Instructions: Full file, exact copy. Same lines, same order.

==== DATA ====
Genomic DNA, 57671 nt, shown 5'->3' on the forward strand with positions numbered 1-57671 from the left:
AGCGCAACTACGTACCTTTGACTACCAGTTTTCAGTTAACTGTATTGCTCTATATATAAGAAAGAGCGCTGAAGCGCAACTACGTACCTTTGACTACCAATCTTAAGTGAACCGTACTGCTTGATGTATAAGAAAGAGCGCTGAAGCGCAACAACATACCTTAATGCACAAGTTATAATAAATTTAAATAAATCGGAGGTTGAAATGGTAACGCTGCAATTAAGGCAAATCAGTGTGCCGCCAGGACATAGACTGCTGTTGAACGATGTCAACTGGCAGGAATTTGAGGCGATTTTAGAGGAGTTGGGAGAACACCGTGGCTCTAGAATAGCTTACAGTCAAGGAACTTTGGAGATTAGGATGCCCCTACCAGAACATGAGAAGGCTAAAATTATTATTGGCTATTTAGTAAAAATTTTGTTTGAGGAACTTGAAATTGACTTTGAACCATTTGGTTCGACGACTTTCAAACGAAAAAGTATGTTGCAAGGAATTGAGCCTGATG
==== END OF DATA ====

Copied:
Genomic DNA, 57671 nt, shown 5'->3' on the forward strand with positions numbered 1-57671 from the left:
AGCGCAACTACGTACCTTTGACTACCAGTTTTCAGTTAACTGTATTGCTCTATATATAAGAAAGAGCGCTGAAGCGCAACTACGTACCTTTGACTACCAATCTTAAGTGAACCGTACTGCTTGATGTATAAGAAAGAGCGCTGAAGCGCAACAACATACCTTAATGCACAAGTTATAATAAATTTAAATAAATCGGAGGTTGAAATGGTAACGCTGCAATTAAGGCAAATCAGTGTGCCGCCAGGACATAGACTGCTGTTGAACGATGTCAACTGGCAGGAATTTGAGGCGATTTTAGAGGAGTTGGGAGAACACCGTGGCTCTAGAATAGCTTACAGTCAAGGAACTTTGGAGATTAGGATGCCCCTACCAGAACATGAGAAGGCTAAAATTATTATTGGCTATTTAGTAAAAATTTTGTTTGAGGAACTTGAAATTGACTTTGAACCATTTGGTTCGACGACTTTCAAACGAAAAAGTATGTTGCAAGGAATTGAGCCTGATG